Radio with Pictures system for use with DVB

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Radio with Pictures (System for use with DVB transmission)[edit]

Radio is frequently broadcast using the DVB (Digital Video Broadcasting) transmission standard on satellite, cable and terrestrial transmitters but normally those receiving will only view a blank TV screen. There exists the MHEG international standards for transmission of basic still images but these do not have universal receiver compatibility and are usually tied to and configured around a particular transmission operator's specific receivers (or a design of set-top box).

In theory, it should not be a problem to create graphic images using the DVB television standards in order to allow text and graphics to accompany audio. However those who have attempted to do this discovered that the minimum bandwidth required for all set-top boxes to display graphics is not a great deal less than that needed for normal television (i.e. about 1.5 Mbit/s). This makes its use uneconomic for radio.

Software developers thus devised proprietary ways in which low bandwidth images can be transmitted and yet still be received on all standard DVB receivers.

Since 2002, such systems have been employed for transmission of still images on satellite services where it is the image that is of primary importance and the sound is secondary.

The UK company WRN Broadcast adapted the systems so they can provide images that better support radio broadcasts and named the system "Radio with Pictures".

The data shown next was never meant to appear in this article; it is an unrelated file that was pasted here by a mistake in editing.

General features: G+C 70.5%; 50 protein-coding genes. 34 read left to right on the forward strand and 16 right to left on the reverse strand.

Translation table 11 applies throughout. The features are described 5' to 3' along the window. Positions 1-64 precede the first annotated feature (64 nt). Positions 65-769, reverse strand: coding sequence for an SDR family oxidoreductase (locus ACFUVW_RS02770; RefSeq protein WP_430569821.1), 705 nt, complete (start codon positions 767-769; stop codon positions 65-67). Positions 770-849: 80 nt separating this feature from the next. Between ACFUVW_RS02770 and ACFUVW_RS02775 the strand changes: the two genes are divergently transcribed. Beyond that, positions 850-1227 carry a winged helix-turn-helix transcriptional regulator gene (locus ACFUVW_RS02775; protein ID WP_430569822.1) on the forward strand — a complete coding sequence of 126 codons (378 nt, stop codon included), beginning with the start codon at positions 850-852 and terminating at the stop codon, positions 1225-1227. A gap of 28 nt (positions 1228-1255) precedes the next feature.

Several such services are in current use by international radio broadcasters such as "Huna Amsterdam" for Radio Netherlands Worldwide to the Middle East, and "VOA24" for Voice of America to Africa.

The principal features of "Radio with Pictures", according to information from WRN Broadcast, are:

1. 100% compatibility with existing DVB receivers used worldwide

2. Operates with bandwidths from 50 to 250kbit/s

3. Supports a 'live' mode where pictures and text are synchronised with the audio, and controlled from the radio studio

4. Supports interactity such that the audience may submit text and pictures to the screen (after broadcaster mediation) via SMS, email, Twitter etc.

5. The channel is located alongside TV services where most audience browsing takes place

6. Web pages may be placed on the screen and cannot be easily subject to censorship

7. Radio programming can be turned into a full-time 24/7 channel

8. The sources for visuals can be totally automated

9. Visuals may embrace information accompanying a radio broadcast e.g. album cover, or weather map, or advertising.

References[edit]

External links[edit]

Press Release